The court also heard how Jacobs was arrested on suspicion of burglary on 3 May 2000 and told the police officer: ‘F*** off, I was one of them who killed Keith Blakelock.’
Jacobs did not give evidence in his defence. His barrister Courtenay Griffiths QC argued the witnesses were unreliable, proven liars who were motivated by reward money.
On 9 April 2014 the jury acquitted Jacobs of murder and manslaughter.
Assistant Commissioner Mark Rowley, said: “PC Keith Blakelock joined the Met Police to serve and protect the community of London. That desire ended in his murder, following an attack that was without mercy, his murder was barbaric.
“That terrible night in October 1985 Keith, and his colleagues of Serial 502, were sent to the Broadwater Farm Estate to protect fire crews battling to control a blaze that was threatening to take hold of a block of flats. Keith was only present that night to do what he joined to do – protect and serve the community of Tottenham.
“We have worked closely with the Crown Prosecution Service over many years to be in a position to put our evidence before a court. The investigation team pursued all the material, evidence and witnesses they could. No matter how difficult an investigation it has been to carry out – given the many years that have passed, the lack of forensic evidence and CCTV plus the main witnesses to Keith murder’s being those taking part in the riot – it was important we exhausted every possible lead we could.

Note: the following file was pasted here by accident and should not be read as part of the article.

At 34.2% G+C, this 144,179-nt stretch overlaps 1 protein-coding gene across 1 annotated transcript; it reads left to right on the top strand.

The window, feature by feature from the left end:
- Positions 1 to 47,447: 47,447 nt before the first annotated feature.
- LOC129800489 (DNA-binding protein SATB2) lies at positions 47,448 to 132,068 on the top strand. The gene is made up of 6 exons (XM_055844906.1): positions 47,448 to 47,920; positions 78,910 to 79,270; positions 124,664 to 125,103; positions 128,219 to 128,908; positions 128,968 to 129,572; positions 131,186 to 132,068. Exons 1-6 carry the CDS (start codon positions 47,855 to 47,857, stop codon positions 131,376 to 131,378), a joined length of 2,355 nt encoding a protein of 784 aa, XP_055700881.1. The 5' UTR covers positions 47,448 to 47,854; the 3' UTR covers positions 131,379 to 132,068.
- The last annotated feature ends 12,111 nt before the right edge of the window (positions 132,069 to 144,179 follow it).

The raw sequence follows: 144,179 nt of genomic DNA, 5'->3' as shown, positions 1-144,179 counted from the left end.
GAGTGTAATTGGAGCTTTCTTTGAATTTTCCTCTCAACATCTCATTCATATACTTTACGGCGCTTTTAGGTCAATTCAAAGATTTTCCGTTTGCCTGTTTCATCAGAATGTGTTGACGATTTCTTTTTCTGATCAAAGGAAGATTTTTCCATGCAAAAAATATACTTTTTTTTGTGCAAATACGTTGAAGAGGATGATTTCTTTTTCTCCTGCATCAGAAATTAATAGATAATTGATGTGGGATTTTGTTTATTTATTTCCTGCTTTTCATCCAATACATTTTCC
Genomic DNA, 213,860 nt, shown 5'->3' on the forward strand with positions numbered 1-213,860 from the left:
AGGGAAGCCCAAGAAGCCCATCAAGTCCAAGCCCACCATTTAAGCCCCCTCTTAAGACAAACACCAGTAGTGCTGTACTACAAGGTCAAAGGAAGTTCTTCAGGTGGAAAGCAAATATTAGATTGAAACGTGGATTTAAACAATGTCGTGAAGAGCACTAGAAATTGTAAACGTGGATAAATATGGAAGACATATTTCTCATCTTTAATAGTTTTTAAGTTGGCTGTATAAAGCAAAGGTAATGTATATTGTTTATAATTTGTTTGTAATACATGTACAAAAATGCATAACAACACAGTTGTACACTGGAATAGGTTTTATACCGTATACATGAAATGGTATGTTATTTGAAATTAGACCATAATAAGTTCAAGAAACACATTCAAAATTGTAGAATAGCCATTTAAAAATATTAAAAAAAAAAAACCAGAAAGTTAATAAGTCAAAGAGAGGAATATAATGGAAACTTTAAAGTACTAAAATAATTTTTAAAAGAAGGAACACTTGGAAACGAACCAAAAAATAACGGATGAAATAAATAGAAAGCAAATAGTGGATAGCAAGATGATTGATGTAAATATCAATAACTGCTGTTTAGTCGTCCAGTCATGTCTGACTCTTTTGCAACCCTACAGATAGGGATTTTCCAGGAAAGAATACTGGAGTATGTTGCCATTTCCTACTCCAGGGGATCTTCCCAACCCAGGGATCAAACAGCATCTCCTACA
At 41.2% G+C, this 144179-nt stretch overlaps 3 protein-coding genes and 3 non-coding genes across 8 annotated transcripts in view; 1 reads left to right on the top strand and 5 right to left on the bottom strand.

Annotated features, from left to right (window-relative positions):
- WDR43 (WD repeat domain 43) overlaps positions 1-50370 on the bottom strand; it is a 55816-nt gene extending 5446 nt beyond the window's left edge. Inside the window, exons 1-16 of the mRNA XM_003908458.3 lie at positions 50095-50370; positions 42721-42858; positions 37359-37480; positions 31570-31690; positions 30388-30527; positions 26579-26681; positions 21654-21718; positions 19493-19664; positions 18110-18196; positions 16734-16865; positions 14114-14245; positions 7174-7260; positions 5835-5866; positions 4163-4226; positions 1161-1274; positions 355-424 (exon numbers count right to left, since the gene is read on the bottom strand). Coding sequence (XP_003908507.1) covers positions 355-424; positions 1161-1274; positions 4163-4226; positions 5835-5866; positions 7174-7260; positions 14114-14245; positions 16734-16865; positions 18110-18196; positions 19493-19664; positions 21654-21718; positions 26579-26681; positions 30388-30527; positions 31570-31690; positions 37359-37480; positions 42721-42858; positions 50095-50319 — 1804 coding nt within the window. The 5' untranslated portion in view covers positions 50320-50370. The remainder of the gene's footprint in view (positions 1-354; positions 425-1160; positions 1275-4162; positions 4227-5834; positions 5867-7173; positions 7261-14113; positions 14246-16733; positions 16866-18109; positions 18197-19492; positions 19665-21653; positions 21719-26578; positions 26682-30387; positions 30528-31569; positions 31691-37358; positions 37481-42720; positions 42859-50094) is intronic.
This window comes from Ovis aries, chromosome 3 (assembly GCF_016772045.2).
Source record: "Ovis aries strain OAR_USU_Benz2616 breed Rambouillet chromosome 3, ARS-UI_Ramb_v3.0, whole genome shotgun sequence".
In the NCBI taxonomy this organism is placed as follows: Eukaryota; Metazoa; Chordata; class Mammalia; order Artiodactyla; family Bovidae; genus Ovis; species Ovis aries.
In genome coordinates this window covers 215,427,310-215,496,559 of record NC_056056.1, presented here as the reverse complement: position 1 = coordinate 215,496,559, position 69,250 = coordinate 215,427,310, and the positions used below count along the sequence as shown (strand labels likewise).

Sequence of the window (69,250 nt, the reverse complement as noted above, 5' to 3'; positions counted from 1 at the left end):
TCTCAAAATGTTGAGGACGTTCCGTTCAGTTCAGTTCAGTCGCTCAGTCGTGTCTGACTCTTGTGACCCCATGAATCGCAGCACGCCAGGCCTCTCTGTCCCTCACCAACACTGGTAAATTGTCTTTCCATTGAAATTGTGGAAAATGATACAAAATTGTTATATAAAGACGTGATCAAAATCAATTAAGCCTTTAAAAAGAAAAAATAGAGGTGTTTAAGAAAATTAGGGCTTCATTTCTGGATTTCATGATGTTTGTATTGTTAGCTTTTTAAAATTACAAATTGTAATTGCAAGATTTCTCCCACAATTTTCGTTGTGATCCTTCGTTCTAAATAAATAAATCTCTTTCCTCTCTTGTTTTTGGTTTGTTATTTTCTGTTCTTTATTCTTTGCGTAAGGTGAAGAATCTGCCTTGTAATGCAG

“Sadly, Keith’s widow, family and friends still have not seen anyone brought to justice for his murder. The dignity, extraordinary patience and courage they have shown in their nearly thirty year quest for justice is humbling.
“We will not give up on bringing Keith’s killers to justice. There are people who know exactly who took part in the attack on Keith and people who took part themselves. It is not too late for you to come forward. Almost thirty years on peoples’ lives are very different, their allegiances broken or shifted. Help us now.
“The 6 October 1985 was an extremely sad day in the history of policing, and no police officer serving at that time will ever forget it. Today everyone in the police family should reflect on the barbaric and tragic events Keith, and Serial 502, experienced that night.”
We are obviously extremely sad and disappointed at the verdict. We viewed this trial as an opportunity to see some form of justice served for Keith. There were many people involved in a murder on that night of 6 October 1985 and it is regretful that no one has yet to be found guilty despite the number of people with knowledge of the events of that night. We appreciate the work and effort over the years since events on Broadwater Farm that night in trying to bring people to justice. We hope that more people are able to come forward so that some of those guilty can be brought to justice in the future.Statement on behalf of PC Blakelock’s widow Elizabeth and their three sons
Note: This case is included in our historical murder map.